Yui Kamiji is one of Japan’s biggest Paralympic names. Hotly tipped for a medal, the wheelchair tennis star has been in fine form as Tokyo 2020 approaches and looks destined to become one of the faces of these Games.
“I think I’m ready for the Paralympics, and I’m so much looking forward to it because it is being held in my home country,” Kamiji said. “I love that the Paralympics puts various different sports competitions together in one place. It leads to precious moments, and you get to know athletes from other sports and other countries.”
On a hot streak in early 2020, the all-conquering left-hander could have been forgiven for feeling frustrated when the event was postponed. Rather, she took it as a positive. “I was thinking, one more year to improve my tennis was given to me. My 2020 season did start off very good, winning the tournaments in Australia. I need to make sure I can give my best performance. I have been training at home, but my goal hasn’t changed. Gold is a must.”
Kamiji began playing tennis at age 11 after her elder sister suggested she try the sport. By 20, she had reached No.1 in the world rankings. A high point was in 2014 when she won all the doubles grand slams in partnership with British sensation Jordanne Whiley, and the singles titles at Roland Garros and the US Open.
Now 27, she has been there or thereabouts at the top of the game ever since. Kamiji won the Australian Open in 2017 and 2020, the French again in 2017, 2018 and 2020, the US Open one more time in 2017, and a thrilling treble of Wimbledon titles from 2017 to 2019, with more doubles titles to boast.
She took bronze in the singles and doubles at Rio 2016, but London four years earlier remains close to her heart. “At the 2012 Paralympics, I really enjoyed the Opening Ceremony, and wow, to the performance there. Everything was a first for me in London, and I was simply glad I was there. Also, it made me consider my future as a professional player.”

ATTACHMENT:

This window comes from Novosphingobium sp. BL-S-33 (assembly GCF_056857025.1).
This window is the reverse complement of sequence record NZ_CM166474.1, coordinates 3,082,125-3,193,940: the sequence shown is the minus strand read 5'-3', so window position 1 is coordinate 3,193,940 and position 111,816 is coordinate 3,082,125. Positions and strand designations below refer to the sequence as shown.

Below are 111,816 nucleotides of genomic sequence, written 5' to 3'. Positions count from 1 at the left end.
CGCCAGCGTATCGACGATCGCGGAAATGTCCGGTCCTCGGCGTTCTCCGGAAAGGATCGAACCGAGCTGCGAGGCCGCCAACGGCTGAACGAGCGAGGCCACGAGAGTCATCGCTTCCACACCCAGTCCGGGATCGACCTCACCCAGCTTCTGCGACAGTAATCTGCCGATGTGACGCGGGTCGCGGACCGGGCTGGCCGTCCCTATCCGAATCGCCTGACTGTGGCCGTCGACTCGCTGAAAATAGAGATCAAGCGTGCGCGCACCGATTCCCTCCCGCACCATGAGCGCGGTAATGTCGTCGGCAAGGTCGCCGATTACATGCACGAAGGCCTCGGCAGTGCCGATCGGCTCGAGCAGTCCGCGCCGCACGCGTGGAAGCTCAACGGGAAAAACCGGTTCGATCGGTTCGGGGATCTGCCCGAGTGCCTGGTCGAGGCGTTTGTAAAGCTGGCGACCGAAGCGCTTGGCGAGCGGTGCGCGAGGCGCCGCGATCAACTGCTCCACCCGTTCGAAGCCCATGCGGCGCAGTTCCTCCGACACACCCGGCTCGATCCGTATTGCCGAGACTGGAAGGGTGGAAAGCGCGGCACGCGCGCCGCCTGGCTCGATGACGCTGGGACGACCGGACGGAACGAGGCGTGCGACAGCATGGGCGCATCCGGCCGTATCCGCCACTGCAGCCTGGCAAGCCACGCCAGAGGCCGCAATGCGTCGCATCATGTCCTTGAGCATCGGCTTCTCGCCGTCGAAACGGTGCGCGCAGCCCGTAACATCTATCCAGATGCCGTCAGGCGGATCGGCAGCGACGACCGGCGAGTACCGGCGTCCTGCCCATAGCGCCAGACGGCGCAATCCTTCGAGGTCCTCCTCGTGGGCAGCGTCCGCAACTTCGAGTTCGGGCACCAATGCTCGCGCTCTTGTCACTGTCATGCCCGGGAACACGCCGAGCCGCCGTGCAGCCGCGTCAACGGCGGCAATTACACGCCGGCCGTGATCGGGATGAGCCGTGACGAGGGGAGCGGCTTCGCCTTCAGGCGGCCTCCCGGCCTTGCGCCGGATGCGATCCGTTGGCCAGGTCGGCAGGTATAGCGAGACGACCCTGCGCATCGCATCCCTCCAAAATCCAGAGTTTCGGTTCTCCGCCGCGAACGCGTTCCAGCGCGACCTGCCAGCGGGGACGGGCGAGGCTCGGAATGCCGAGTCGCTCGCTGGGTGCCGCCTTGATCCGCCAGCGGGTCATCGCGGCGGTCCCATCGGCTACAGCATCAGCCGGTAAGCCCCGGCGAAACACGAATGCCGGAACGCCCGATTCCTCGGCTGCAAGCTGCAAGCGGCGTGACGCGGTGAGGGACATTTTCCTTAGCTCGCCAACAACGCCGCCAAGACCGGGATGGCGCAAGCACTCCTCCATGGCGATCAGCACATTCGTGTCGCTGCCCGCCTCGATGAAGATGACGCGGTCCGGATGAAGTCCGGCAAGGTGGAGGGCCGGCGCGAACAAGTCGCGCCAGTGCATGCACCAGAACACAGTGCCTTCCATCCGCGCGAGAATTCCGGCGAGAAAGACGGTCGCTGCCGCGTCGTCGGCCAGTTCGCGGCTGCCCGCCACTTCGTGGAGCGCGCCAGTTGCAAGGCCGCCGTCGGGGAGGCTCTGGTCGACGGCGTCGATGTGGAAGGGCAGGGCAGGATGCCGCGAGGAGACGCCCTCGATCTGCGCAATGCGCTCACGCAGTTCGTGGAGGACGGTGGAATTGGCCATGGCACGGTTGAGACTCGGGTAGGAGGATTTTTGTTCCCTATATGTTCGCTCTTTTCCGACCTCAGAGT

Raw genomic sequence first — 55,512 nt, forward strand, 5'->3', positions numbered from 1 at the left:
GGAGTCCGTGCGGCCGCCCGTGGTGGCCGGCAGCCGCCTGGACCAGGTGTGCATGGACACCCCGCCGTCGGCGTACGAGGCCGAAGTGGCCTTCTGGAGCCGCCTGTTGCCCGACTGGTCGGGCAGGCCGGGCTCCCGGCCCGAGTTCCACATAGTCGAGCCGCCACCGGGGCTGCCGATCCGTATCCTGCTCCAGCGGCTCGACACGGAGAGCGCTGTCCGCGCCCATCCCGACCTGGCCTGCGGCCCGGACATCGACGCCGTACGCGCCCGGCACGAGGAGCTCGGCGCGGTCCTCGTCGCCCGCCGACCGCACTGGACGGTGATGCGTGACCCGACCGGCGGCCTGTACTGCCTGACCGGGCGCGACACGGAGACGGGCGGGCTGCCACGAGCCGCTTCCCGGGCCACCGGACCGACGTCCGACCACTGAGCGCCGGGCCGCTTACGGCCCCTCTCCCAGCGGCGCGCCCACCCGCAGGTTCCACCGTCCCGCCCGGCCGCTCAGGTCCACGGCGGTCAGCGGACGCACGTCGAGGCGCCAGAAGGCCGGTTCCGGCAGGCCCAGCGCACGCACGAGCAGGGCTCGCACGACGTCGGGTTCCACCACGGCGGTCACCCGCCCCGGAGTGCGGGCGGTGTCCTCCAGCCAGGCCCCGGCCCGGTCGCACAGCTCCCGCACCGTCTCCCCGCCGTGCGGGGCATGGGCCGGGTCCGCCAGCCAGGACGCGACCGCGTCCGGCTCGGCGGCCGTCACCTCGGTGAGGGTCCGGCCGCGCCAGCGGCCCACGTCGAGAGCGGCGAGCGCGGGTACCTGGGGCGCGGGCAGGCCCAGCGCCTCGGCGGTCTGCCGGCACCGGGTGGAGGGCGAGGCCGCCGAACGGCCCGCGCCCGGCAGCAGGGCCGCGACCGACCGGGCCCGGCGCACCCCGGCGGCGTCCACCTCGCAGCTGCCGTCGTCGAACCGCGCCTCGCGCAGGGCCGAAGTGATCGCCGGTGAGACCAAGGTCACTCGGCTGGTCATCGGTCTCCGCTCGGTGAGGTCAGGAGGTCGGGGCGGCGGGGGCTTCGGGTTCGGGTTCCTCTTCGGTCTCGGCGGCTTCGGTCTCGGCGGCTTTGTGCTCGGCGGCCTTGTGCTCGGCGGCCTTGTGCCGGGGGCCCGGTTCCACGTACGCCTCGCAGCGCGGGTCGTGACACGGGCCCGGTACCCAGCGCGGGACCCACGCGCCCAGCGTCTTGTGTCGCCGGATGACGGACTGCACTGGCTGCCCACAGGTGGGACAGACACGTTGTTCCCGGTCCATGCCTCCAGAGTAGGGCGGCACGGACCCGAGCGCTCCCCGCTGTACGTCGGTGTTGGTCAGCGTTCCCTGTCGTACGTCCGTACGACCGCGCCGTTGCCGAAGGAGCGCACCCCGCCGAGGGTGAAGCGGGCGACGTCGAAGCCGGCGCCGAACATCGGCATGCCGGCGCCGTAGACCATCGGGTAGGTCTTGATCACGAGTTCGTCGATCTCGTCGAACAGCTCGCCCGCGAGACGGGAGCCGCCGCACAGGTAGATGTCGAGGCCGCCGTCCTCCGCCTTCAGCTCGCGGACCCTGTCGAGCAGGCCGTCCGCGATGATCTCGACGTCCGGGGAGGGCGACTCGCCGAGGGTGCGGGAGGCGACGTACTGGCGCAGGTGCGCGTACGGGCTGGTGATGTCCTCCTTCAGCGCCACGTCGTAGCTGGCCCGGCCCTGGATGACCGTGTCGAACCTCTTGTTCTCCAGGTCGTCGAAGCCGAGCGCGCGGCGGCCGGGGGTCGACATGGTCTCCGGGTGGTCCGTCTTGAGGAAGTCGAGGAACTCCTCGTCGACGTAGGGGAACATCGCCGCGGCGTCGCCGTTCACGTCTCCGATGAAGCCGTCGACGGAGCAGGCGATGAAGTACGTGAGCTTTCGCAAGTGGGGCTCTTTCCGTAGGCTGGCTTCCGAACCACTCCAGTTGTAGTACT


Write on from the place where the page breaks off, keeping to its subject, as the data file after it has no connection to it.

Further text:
But it is Down Under where she has felt at her best. “My biggest moment so far has been winning the 2017 Australian Open, my first time. It was the first Grand Slam I played in, so it has special meaning for me. I also have fond memories of my victory over Jiske Griffioen at that tournament.”
Her rivalry with the Netherlands continues. As well as Griffioen, Kamiji has enjoyed a long-running tussle with current world No.1 and recent Wimbledon winner Diede de Groot. She constantly disrupts Dutch supremacy, and is the first non-Dutch woman to win the coveted Masters title.
Her recipe for Tokyo success? Not to over-think matters. “I need to practise hard enough to be ready for the Games. Rather than thinking to win the gold, each point in each round is the most important thing to me.”
She may be taking it one step at a time, but Kamiji has no doubt about the impact the Games can have. “We have pride as the host country, so we are very determined. I hope Tokyo creates the opportunity to promote wheelchair tennis. I love Tokyo because it is at the centre of all the trends.”